In a busy day of trading, the Yankees acquire pitchers Dock Ellis and Ken Brett, and second baseman Willie Randolph from the Pirates for hurler Doc Medich. In a separate deal with the Angels, the club trades Bobby Bonds for outfielder Mickey Rivers and pitcher Ed Figueroa.
Despite having mediocre results with the team last season, 37-year old Joe Morgan is re-signed by the Giants. The veteran second baseman will win the Silver Slugger award next season compiling a .289 batting average.
The Mets trade Kevin Mitchell‚ a rookie who played six positions for the eventual world champs, along with prospects Stan Jefferson and Shawn Abner‚ and two additional minor leaguers to the Padres for outfielder Kevin McReynolds‚ southpaw Gene Walter‚ and a minor leaguer. Mitchell will be traded to San Francisco during the season, and in two years, the San Diego native will become the National League's Most Valuable Player playing for the Giants.
The A's obtain Jesse Orosco from the Mets and then trades the southpaw reliever along with shortstop Alfredo Griffin and right-hander Jay Howell to the Dodgers for pitchers Matt Young, Bob Welch and Jack Savage. New York gets Savage as well as right-hand hurlers Wally Whitehurst and Kevin Tapini from Oakland to complete the three-team, eight player deal.
The Royals deal right-hander Bret Saberhagen and utility player Bill Pecota to the Mets for Gregg Jefferies, Kevin McReynolds and Keith Miller. The two-time Cy Young Award winner will post only a 3-5 record in his first season with New York and will compile a 29-27 record during his 3+ seasons with the team.
The Astros and Tigers complete a six-player trade with outfielder Roger Cedeno, catcher Mitch Meluskey and right-hander Chris Holt going to Detroit and catcher Brad Ausmus, relievers Doug Brocail and Nelson Cruz headed for Houston.
The Mets trade southpaw Billy Traber and outfielders Matt Lawton and Alex Escobar to the Indians for superstar second baseman Roberto Alomar along with prospect Danny Peoples and left-hander Mike Bacsik. The Gold Glove infielder, the centerpiece of the deal, will be a major bust in Flushing hitting just .265 and playing uninspired defense for New York before being shipped to the White Sox in the middle of the 2003 season.
After declining offers from the Yomiuri Giants and his former team, the Chunichi Dragons, Kosuke Fukudome comes to terms with the Cubs on a four-year deal reported to be worth $48 million. The 30-year old Japanese outfielder, also sought by the Padres, White Sox, Giants and Rangers, compiled a .305 batting average during his 13-year tenure in Japan’s Central League.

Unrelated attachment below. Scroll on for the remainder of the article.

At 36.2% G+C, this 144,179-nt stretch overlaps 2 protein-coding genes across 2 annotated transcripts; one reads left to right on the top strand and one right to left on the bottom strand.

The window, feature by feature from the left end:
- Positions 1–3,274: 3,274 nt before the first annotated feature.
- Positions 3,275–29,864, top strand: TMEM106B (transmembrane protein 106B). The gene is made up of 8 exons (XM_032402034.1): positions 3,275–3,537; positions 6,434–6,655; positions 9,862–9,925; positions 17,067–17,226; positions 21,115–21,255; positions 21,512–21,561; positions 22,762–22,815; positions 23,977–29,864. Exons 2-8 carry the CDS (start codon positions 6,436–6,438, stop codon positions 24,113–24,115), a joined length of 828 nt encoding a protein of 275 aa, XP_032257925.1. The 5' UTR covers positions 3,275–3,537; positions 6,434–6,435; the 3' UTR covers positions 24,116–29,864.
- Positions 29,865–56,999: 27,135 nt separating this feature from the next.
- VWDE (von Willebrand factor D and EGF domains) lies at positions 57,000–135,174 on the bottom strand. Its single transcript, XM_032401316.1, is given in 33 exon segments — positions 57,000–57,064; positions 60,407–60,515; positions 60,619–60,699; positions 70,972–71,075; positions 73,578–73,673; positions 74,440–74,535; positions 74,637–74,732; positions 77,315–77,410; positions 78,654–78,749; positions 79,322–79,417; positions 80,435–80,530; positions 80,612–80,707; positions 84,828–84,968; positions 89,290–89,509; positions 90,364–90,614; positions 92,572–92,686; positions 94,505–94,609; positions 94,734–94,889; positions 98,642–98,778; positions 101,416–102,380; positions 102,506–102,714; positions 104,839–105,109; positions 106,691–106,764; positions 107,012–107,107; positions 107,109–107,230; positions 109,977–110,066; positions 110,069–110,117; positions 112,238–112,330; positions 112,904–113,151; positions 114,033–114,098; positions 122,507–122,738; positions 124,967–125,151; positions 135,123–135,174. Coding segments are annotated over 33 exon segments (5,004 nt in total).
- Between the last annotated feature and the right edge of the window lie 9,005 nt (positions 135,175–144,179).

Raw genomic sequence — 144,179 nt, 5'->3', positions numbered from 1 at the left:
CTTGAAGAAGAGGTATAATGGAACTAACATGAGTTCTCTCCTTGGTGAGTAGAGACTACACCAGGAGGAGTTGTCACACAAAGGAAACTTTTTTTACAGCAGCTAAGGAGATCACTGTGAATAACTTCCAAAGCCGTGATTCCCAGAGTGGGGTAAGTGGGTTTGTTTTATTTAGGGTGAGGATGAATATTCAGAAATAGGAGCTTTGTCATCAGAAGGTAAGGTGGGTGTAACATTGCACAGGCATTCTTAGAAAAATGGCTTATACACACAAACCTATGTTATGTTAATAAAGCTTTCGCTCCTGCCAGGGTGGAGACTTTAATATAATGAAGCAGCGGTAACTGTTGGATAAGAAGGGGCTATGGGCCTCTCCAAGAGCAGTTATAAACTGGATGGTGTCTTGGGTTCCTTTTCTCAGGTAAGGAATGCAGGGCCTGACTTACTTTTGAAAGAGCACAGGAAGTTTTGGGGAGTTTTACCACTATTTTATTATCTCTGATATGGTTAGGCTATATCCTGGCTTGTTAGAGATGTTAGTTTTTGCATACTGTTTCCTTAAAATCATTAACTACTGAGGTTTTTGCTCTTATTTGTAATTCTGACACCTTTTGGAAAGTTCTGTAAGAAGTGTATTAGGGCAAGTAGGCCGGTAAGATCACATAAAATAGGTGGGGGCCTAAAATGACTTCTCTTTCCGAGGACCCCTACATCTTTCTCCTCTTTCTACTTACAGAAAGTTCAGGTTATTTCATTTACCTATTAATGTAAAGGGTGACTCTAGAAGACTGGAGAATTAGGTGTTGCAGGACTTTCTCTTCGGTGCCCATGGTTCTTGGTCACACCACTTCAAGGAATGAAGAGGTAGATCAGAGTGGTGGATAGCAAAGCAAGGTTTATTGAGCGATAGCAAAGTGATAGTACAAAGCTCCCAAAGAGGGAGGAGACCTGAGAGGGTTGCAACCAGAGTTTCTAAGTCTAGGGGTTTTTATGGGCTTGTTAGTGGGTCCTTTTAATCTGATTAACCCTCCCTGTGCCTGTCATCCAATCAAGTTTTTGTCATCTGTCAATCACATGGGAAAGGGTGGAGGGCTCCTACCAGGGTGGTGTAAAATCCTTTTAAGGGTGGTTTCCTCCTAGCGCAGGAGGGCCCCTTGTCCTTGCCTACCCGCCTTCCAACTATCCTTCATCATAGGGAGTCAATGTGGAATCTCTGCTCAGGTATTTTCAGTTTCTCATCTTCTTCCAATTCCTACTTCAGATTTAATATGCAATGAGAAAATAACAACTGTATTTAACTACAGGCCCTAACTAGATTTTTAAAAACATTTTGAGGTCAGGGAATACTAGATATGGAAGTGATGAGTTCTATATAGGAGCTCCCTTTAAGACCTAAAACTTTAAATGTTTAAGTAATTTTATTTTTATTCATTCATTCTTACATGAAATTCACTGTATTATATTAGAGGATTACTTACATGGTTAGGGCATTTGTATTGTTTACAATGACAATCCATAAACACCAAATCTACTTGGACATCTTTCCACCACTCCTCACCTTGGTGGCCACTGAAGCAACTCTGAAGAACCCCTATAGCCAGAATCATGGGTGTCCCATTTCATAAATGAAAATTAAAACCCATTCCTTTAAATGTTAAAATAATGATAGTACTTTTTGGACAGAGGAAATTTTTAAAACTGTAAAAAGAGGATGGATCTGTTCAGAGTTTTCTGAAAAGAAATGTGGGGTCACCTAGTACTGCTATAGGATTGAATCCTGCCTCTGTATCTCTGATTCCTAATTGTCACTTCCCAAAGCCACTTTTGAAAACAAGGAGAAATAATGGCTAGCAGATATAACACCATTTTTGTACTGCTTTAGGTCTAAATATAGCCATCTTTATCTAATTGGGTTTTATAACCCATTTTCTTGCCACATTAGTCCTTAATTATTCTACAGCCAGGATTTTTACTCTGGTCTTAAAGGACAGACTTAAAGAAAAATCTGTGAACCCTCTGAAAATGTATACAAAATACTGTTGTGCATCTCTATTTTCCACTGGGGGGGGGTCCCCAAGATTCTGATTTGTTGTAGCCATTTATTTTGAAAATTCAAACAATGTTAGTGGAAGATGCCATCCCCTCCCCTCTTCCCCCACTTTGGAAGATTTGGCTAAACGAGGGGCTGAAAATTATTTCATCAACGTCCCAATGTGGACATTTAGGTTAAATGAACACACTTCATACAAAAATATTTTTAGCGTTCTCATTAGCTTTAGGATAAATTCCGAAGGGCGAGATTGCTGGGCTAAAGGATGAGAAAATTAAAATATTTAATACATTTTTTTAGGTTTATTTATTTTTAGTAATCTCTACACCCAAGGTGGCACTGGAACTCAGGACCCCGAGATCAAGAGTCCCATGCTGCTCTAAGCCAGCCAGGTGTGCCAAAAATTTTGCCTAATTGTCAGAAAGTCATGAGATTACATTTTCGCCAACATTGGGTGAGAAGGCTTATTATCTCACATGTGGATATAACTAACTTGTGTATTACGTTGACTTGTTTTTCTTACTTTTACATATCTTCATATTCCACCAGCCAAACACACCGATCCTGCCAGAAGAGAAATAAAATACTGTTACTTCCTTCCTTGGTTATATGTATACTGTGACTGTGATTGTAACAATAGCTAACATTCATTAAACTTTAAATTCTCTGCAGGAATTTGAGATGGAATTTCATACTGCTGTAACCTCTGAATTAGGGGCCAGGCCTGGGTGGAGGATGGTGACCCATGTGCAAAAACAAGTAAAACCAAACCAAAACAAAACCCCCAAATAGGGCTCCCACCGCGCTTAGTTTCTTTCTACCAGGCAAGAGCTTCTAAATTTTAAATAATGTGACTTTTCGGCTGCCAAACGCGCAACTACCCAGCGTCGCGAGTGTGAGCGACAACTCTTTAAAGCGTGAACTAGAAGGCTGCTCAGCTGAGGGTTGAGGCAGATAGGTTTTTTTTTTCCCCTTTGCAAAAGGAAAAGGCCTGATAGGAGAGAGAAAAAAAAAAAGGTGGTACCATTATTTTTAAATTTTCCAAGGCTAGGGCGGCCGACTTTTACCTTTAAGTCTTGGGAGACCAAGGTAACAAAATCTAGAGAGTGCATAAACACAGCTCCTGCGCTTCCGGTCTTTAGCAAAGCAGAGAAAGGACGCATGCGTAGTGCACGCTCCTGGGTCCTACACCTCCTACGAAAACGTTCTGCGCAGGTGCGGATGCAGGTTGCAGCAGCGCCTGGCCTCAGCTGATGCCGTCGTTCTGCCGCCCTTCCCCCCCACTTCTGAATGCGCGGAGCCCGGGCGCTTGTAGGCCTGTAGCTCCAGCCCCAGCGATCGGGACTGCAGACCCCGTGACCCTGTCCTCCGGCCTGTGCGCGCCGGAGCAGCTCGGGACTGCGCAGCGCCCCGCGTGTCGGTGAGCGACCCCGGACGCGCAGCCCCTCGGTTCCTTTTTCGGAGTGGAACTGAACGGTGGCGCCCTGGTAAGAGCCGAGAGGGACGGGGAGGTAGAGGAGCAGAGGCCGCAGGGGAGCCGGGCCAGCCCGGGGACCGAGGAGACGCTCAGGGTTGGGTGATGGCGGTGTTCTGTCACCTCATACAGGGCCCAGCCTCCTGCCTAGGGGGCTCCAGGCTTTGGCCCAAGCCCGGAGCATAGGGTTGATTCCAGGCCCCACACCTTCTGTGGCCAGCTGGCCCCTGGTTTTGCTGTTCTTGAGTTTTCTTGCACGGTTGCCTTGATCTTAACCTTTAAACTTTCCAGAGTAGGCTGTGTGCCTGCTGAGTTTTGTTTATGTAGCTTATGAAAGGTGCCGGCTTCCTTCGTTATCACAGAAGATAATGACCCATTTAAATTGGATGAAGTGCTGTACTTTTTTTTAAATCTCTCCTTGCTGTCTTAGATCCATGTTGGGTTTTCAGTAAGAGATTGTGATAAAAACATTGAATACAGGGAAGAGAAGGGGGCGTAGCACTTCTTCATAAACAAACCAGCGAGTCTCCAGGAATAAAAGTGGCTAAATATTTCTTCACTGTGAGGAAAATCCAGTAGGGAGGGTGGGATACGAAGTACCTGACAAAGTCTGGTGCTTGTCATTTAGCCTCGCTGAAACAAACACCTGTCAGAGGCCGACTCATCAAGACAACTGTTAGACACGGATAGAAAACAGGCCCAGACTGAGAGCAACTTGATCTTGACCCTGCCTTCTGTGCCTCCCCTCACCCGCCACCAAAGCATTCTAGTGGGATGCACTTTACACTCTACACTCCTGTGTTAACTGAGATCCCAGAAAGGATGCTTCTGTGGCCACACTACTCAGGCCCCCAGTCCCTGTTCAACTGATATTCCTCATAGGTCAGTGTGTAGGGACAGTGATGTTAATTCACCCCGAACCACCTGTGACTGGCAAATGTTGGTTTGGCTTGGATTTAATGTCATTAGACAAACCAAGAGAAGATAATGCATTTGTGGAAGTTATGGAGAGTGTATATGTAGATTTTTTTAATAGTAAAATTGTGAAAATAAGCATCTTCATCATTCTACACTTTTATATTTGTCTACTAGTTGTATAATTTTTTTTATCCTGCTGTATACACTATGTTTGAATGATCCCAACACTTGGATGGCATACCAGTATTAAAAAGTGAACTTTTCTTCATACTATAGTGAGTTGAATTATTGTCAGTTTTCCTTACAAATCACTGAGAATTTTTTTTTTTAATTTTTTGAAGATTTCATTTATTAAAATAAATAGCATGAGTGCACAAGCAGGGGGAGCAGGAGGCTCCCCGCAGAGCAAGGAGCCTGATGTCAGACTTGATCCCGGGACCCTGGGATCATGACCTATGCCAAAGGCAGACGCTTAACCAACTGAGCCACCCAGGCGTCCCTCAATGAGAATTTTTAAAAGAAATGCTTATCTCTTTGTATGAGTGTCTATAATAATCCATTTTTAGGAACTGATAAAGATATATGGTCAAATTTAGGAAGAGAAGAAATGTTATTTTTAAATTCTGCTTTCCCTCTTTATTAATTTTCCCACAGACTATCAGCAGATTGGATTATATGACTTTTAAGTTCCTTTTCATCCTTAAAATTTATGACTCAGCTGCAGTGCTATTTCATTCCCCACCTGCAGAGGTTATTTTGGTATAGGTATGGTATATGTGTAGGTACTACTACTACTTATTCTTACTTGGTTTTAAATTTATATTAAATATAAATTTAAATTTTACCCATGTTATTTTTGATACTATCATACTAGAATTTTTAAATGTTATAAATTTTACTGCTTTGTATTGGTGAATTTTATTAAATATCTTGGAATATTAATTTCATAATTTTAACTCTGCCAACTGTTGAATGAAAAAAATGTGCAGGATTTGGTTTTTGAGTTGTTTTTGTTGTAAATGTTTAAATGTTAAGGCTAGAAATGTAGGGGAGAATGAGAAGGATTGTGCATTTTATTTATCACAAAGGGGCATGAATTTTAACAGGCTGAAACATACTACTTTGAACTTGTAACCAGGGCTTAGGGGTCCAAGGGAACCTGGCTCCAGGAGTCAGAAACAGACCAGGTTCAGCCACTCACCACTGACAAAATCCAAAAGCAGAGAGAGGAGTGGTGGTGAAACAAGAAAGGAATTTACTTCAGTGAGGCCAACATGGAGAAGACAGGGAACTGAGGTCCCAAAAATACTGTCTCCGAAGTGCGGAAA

The Red Sox unveil their new, but familiar “Hanging Sox” logo. Originally sewn on uniforms in 1931, the pair of red socks will now appear on most of the club's letterhead and signs diminishing the use of the circular trademark which contain the words "Boston Red Sox".
The Rays obtain Rafael Soriano (27 saves, 2.97) from Atlanta agreeing to a $7.25 million, one-year deal with the reliever to complete the transaction. The Braves, who get right-hander Jesse Chavez from Tampa Bay in the trade, recently bolstered their bullpen with Billy Wagner and Takashi Saito, making the 29-year old right-hander expendable.
Clearly stating he wants to be an everyday player on a winning team, Ivan Rodriguez agrees to a $6 million, two-year deal with the Nationals, the worst team in baseball last season. The 38-year old catcher will share playing time and his experience with Jesus Flores, Washington's young up-and coming backstop.
Free-agent Jason Kendall signs a $6 million, two-year deal to become the Royals' everyday catcher. The 35-year-old savvy backstop, a lifetime .290 hitter, batted only .241 with only two home runs and 43 RBIs with Milwaukee last season.
Rays free-agent Carl Crawford agrees to a seven-year, $142-million deal with the Red Sox. The 29 year-old outfielder's tenure in Boston will be brief when he plays only two disappointing injury-plagued seasons with the team before being traded to the Dodgers as part of a block-buster trade.